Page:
(Second viewing, on TV, July 2018) I have dim memories of seeing Universal Soldier on VHS back in high school, and I particularly remembered the farm-set climax. I thought it was a below-average film then, and a second viewing doesn’t necessarily improve things. Jean-Claude van Damme is a gifted physical performer (and he was near the peak of his physical form in 1992), but his career was badly damaged by a string of second-tier, nearly undistinguishable action movies. Universal Soldier manages to be a bit more memorable than the others by dint of its science-fiction high concept, having a strong antagonist (Dolph Lundgren), featuring better-than-average action direction by Roland Emmerich, and starting with a great early sequence at the Hoover Dam. Still, it doesn’t really become anything but a generic action thriller in which two muscled guys beat each other up. A tepid romance doesn’t really distinguish itself despite Ally Walker’s attempts to bring some humanity back into a superhuman film. I may remember it now because I was around and part of the film’s target audience at the time, but I didn’t exactly love it then and I can barely even tolerate it now. I suspect that without its easy narrative hook, the film would have not led to any profile-raising sequels and would be long forgotten today. Who else but van Damme fans remember near-contemporaries Double Impact or Nowhere to Run? Exactly.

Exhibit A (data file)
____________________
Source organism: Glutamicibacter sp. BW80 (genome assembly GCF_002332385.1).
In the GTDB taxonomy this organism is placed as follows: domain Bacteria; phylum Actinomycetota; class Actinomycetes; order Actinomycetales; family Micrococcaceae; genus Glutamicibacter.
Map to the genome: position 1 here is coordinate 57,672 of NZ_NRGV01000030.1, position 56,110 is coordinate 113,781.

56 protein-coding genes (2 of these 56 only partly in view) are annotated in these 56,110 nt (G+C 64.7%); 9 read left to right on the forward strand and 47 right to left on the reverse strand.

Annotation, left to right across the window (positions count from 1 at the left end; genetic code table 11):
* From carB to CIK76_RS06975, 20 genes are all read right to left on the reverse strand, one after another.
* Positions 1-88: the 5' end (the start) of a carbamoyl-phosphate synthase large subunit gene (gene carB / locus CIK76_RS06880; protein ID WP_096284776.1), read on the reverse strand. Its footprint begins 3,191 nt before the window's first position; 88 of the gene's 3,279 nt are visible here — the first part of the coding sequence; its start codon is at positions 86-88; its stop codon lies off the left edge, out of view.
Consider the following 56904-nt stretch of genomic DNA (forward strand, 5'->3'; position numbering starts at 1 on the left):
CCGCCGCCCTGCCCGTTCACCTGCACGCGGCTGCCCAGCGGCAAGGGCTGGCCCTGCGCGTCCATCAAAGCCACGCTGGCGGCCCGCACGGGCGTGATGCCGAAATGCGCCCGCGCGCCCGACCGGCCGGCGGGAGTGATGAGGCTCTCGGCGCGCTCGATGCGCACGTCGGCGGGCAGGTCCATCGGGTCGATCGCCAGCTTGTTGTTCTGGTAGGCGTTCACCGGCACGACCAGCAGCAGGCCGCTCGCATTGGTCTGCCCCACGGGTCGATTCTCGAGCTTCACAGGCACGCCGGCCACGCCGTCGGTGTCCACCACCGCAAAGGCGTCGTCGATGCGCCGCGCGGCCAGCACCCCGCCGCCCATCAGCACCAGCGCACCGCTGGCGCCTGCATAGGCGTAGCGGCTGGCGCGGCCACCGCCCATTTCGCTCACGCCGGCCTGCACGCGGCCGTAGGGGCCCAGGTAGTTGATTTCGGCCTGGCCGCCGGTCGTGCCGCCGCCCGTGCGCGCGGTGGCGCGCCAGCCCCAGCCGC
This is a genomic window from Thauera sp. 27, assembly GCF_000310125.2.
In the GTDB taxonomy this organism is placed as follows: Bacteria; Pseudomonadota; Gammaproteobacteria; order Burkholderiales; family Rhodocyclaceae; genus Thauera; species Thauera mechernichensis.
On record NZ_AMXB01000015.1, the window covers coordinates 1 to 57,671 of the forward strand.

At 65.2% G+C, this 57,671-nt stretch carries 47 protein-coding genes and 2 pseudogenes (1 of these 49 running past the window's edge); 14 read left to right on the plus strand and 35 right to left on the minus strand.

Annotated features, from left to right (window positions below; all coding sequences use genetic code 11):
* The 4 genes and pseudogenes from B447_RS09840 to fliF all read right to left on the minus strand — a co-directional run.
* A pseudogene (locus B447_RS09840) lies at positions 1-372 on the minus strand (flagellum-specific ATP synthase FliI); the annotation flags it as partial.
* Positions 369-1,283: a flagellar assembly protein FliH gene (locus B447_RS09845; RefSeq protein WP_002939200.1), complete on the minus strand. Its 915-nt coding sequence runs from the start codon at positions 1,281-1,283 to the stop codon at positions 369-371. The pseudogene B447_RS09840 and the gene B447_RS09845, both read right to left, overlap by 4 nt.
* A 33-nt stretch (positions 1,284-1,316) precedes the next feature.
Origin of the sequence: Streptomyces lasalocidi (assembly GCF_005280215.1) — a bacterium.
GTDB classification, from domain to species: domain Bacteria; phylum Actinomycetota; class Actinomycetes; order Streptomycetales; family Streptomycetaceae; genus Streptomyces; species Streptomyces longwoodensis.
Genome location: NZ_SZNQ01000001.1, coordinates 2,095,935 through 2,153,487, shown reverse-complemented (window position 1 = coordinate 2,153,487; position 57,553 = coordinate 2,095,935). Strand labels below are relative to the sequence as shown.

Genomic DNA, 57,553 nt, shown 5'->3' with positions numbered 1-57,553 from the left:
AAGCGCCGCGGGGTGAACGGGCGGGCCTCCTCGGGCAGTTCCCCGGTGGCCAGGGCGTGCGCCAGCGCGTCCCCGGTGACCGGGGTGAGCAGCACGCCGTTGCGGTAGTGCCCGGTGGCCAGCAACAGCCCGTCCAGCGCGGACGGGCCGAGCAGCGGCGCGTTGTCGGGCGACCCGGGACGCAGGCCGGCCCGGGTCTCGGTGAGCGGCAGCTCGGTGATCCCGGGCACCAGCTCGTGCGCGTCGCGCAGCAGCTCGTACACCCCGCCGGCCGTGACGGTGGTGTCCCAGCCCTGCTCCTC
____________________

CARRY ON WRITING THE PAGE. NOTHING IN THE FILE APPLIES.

(On Cable TV, June 2013) I have only seen two films directed by John Hyams (Dragon Eyes being the first one), and I’m already developing a bit of a dislike for his work. While I can appreciate his eye for good cinematography and strong action sequences, his obvious inability to deliver a coherent narrative is far more irritating than the amount of eye-candy he can deliver. Crucial narrative moments are missing, intriguing ideas are abandoned as soon as they’re raised, and nothing seems to matter as much as the camera angles that he use. While action movies (and direct-to-DVD action movies in particular) have never been too strong on story, there are basic mandatory requirements than Hyams isn’t even meeting. The plot is a muddle of enhanced-soldier stuff overlaid with rogue agents, military conspiracies, fake memories and who know what else; it’s handled so badly that it’s hard to care about any of it. While Jean-Claude van Damme and Dolph Lundgren are hyped as being “back” in the series and the film, viewers should temper their expectations and expect merely a few unconnected quasi-cameo appearances. Scott Adkins handles protagonist duties, and the best one can say is that he does not embarrass himself. The same can’t be said about Hyams, who seriously needs some adult supervision before he’s allowed to mangle another script again.